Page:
2014 Update

We asked John to reflect back on having received the 2009 Herb Alpert Award in the Arts:

"What has the Herb Alpert Award meant to me? Specifically, it allowed me to complete and produce the opera Dice Thrown, which was a work-in-progress at the time I applied for the prize in 2008. I knew that Dice Thrown was a complex idea that was going to be a challenge to produce. Getting the Alpert allowed me explore whether a method of working and creating was possible, to believing that was it possible and then finally completing the work and having it realized. For an experimental opera that's really a great distance. It turned out to be the beginning of a trajectory that continues to this day.  

After I got the Herb Alpert Award in 2009, I met David Rosenboom, dean of the CalArts School of Music. We talked about my ideas for Dice Thrown, and he said it was perfect for the once-a-year Festival that bring together the Theatre, Dance, and Music schools.

This started the whole boat going. It was indeed complicated to produce and, at first, all the tech people said, "I don't know if this is possible. How does this really work?" I explained that at every performance everything would change. Everything. The choreography, the sets, the singing, the videos. I put all of these independent elements together with a clear plan as to how they would be re-ordered/arranged/re-positioned using chance - like having a computer program throw 10.000 coins and determining the order, timing, position on stage of each singer's arias, when the choruses would happen and what the text would be, where the dancers would have to move, and where they couldn't move without running into a singer! – and the orchestral music got thrown up in air and came down in new place.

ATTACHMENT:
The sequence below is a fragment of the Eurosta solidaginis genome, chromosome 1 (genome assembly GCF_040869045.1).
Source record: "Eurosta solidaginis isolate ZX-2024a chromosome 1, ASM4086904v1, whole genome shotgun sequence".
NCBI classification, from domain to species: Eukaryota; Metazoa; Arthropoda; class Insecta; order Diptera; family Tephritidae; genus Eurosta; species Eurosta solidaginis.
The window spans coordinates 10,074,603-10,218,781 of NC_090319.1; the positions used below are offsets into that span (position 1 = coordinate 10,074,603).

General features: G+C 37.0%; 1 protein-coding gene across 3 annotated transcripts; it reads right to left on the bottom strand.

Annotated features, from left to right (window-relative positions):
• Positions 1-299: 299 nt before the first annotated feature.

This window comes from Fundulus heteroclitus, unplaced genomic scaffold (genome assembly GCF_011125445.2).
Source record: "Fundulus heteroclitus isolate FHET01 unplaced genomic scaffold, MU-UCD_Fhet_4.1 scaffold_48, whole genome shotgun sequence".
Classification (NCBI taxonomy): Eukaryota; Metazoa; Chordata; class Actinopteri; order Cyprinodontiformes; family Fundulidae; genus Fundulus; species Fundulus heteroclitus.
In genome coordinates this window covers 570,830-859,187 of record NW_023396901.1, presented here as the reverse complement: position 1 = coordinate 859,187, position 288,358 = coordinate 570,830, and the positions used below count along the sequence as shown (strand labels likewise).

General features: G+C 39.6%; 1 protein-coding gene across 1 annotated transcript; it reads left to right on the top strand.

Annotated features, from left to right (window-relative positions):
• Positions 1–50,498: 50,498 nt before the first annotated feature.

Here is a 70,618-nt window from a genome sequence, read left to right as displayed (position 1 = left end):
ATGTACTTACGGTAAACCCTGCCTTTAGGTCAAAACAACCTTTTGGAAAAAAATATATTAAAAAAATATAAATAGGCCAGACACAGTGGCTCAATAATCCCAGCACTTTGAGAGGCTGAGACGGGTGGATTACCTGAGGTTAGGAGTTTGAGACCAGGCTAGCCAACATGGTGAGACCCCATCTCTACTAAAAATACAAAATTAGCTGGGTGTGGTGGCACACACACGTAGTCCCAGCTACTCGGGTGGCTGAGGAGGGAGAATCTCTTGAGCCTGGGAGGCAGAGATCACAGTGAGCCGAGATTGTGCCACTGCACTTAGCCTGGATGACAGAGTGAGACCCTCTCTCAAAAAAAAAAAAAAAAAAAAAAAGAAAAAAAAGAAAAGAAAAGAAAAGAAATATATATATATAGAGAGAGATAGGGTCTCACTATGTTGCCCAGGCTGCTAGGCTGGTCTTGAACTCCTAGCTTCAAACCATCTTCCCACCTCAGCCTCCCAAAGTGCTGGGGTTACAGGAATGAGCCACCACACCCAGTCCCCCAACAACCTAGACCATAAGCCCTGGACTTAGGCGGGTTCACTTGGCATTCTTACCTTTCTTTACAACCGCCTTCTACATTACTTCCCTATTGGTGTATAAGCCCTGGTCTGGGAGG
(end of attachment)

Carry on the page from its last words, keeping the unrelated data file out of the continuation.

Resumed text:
It was premiered in the CalArts Modular Theatre in the Spring of 2010. There were two performances; in each, the second half of the evening was a new iteration, generated by chance operations, of the same materials as in the first half - including video, set design and lighting. After the performances, everyone involved in the production said: "We could do this for a month." They finally came to the understanding that this method of working was not only possible but made complete sense.

If you plan and organize things, you can have any number of random combinations. Doing this, you see how mechanisms and things interact, and are actually complementary in ways that highlight their independence. You discover something new about the Mallarmé text every time. Suddenly you'll catch one phrase or word or moment in a different way, and someone sitting next to you will catch something else. At every performance and in every seat people have different experiences, all equally valid.

Sometime after the performances, I spoke with Cage's computer person and he told me that's exactly what Cage had had in mind for his Europeras I and II, that they have the possibility of being performed differently every night. Too many moving parts I guess prevented this from happening, and perhaps in too settled-in-their-ways opera houses.

Realizing Dice Thrown led to composing many new chamber pieces, string quartets, live electronic pieces, and other operas including Sappho Fragments that I worked on closely with poet Anne Carson who is a big influence on me. (It hasn't yet been performed.)

I'm working now on an opera based on Beckett's short prose text Ping and have I've just finished rehearsing with Joan LaBarbara. It will be produced by "Experiments in Opera" at the Abrons Art Center at the end of February and will be streamed post-performance on WQXR.

"Getting the Alpert allowed me explore whether a method of working and creating was possible, to believing that was it possible and then finally completing the work and having it realized." John King
John King, Dice Thrown, 2010.
"This whole pathway opened up when I received the Herb Alpert Award. That is probably the most exciting thing: going from the impossible to the possible, discovering that we can do theatre in the way I imagined and proposed. It's not a question anymore." John King